Stopping by a Red Light on a Weekday Evening

At the corner of 14th and Euclid Streets NW in Washington, D.C., many evenings at sunset, the Domino's deliveryman kneels down to pray.

About 50 years old, he wears dark pants, white high-top sneakers, and the pizza company's bright red shirt. In the dusty space between the cracked sidewalk and the asphalt, between the traffic light pole and a chipped green fire hydrant, he lays down a faded prayer rug and faces the rose-washed bricks of the Olympia apartment building toward the east.

This street corner is what historian of religion Mircea Eliade would call "profane space." It is homogenous; no place is more significant than another. There is no center to it. The Amoco station is physically the same as every other Amoco station. Late night patrons regularly hear rounds of gunshots and hit the ground. Cars run the stoplights—our symbols of order. The occasional shooting deaths complete the chaos.

Profane space is chaotic space, without shape or order. Profane space leads to a lack of reality; a dismantling of humanness.

As the sun slants behind him in the west, the Domino's deliveryman lays out his blue and tan prayer rug and removes his shoes. Perhaps he thinks that this place is not as clean as it should be; or mourns that he is not with a community of believers. Perhaps he feels guilty that, with his work schedule, he cannot complete all the sunset prayers.

Still, he touches his forehead to the ground.

AT THAT MOMENT of prayer, he is not simply one more object in the urban landscape. Rather he has become a hierophany—a disruption of profane space by the manifestation of the divine. His act of praying transforms the cityscape into sacred space, holy ground. Moses sees a burning bush. Mary sees an angel. What does the pizza man see?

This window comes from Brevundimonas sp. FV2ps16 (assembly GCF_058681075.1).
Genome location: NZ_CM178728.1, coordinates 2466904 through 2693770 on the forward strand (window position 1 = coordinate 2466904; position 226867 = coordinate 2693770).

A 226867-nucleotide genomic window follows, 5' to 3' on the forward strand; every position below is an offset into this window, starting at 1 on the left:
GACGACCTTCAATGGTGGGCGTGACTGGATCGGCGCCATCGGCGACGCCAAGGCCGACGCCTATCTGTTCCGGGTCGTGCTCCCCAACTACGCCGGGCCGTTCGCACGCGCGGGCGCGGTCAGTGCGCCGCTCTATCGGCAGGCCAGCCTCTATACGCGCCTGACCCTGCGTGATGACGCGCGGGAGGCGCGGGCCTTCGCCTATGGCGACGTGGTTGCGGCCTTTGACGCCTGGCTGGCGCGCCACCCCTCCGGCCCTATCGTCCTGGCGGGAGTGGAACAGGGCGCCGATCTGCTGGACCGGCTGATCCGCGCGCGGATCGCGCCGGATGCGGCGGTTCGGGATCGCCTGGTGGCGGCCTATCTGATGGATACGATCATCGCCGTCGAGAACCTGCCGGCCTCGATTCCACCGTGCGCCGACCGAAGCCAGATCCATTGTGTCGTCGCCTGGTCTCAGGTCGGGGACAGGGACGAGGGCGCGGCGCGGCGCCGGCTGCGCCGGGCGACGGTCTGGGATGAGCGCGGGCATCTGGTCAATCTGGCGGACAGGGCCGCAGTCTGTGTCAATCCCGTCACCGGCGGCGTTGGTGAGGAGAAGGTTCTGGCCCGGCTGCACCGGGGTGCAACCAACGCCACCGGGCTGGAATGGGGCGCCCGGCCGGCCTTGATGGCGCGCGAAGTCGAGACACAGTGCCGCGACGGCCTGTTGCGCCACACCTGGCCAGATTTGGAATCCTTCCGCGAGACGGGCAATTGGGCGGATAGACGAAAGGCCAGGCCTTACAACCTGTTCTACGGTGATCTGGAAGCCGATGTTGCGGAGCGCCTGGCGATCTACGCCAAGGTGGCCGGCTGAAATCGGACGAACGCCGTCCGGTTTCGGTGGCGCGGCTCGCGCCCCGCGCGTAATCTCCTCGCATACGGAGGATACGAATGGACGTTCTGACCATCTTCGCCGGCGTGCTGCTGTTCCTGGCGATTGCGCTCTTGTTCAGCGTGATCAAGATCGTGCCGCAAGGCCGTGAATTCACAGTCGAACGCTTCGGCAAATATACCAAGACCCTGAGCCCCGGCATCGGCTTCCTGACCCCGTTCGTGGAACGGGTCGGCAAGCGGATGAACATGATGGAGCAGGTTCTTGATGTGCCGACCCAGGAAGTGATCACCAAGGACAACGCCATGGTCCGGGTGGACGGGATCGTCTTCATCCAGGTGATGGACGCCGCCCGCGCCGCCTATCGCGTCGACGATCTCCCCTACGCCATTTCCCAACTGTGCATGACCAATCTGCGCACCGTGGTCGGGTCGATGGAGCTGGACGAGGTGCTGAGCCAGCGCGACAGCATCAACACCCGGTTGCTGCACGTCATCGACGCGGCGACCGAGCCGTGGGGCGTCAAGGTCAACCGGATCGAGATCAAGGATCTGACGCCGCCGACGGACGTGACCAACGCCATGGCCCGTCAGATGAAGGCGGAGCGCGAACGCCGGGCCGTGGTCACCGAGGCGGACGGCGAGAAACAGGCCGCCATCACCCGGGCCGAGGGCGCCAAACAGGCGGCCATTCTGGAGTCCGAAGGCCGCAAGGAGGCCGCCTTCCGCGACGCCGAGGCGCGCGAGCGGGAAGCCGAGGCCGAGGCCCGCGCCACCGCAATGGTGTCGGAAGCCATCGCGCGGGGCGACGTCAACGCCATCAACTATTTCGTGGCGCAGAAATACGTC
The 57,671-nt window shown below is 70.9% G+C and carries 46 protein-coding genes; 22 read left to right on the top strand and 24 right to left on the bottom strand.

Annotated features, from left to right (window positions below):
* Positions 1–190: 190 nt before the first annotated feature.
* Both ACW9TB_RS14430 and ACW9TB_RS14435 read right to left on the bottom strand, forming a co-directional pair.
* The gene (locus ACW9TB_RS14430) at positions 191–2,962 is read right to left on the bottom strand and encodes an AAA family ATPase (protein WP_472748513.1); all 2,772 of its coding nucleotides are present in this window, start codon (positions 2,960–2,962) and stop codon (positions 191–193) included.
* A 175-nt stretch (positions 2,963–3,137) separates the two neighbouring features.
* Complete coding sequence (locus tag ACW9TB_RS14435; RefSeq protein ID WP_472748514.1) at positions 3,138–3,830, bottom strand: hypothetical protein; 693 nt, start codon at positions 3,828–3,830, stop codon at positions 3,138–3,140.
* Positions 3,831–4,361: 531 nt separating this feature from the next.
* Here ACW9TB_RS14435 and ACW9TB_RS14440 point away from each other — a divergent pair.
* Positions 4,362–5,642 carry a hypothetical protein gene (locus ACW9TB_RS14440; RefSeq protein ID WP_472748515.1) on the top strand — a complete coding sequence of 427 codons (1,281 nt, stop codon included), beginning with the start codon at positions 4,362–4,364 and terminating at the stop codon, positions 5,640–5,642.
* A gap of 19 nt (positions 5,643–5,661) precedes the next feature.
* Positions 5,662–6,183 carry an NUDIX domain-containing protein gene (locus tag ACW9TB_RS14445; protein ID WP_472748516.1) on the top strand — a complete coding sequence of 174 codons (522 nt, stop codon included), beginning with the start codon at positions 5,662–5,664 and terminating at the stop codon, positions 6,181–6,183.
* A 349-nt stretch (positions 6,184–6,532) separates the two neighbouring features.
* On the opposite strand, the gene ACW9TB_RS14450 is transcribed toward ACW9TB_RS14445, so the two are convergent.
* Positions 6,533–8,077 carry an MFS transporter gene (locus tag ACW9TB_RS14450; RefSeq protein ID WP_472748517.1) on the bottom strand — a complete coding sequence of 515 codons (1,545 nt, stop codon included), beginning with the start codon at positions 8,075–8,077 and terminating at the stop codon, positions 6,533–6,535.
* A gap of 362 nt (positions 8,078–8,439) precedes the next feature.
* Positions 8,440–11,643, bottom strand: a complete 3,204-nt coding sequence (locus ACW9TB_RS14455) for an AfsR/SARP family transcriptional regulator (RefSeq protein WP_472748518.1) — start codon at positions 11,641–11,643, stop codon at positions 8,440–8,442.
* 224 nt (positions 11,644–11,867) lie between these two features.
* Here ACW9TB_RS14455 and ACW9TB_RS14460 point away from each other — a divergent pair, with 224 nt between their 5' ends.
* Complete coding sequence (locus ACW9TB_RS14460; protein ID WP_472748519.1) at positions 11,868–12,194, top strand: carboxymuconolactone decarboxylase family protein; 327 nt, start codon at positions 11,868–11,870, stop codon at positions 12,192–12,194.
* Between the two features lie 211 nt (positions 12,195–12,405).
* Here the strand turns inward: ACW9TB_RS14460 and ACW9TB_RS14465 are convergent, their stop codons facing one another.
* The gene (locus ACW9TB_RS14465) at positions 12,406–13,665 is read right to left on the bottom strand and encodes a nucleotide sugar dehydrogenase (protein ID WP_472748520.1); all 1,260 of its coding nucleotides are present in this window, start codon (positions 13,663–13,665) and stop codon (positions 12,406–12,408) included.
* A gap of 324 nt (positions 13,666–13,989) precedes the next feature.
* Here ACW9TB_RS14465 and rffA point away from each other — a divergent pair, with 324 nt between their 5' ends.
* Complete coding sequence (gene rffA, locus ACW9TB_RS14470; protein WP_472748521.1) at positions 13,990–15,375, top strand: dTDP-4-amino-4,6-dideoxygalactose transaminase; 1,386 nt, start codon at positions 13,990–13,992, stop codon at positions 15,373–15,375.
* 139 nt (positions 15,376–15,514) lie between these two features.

Through his prayer, this inner-city intersection gains a sacred center—an axis mundi. He becomes a meeting point between heaven and earth. Here the sacred world approaches the profane one, and our profane humanity may approach the sacred. He provides a point of orientation in space and time whereby the world beyond him may be shaped, ordered, and structured. Through his prayer practice, he transforms chaos into cosmos. He restores reality. He creates humanness. He incarnates.

For a time, strangers become neighbors, a red light becomes a Sabbath moment, and the frenetic urban energy slows perceptibly around him.

The Hebrew scriptures often refer to sacred spaces. Abram and Sarai moved from Sichem to Bethel to the sacred oaks of Mamre in Hebron. The wilderness they passed through was aimless and nameless. It was non-place. Profane.

According to Eliade, every manifestation of the holy re-founds the world by bending back time to its sacred beginning. Each hierophany infuses time with the elemental joy present at creation. In doing so, this sacred experience becomes an antidote to the "terror of history"—the existential helplessness we feel before the crushing realities of historical time. For salvific religions this in-breaking returns the world to the moment of liberation, re-founding it in freedom.

The New Testament broke down the distinctions of sacred and profane. Not by abandoning all to profanity, but by extending the reach of sacred time and space. Jesus commanded the Sabbath, not the other way around, and his followers became the "living stones" of God's sacred temple, rather than unclean worshipers. Over the centuries of belief, those who were dispossessed become God-possessed; where they walk now may become holy ground. Like living cathedrals, their interior lives are ordered with a terrible beauty.

This Domino's deliveryman probably works 30 hours per week at this job. He might make $6.15 an hour and get $35 each night in tips. According to the National Low Income Housing Coalition, he'd have to make $19.21 an hour working full-time just to rent a modest two-bedroom home in the District of Columbia. By all accounts, he's an ordinary man.

And yet, what happens to the world when he kneels down to pray?

Rose Marie Berger, an associate editor of Sojourners, is a Catholic peace activist and poet.

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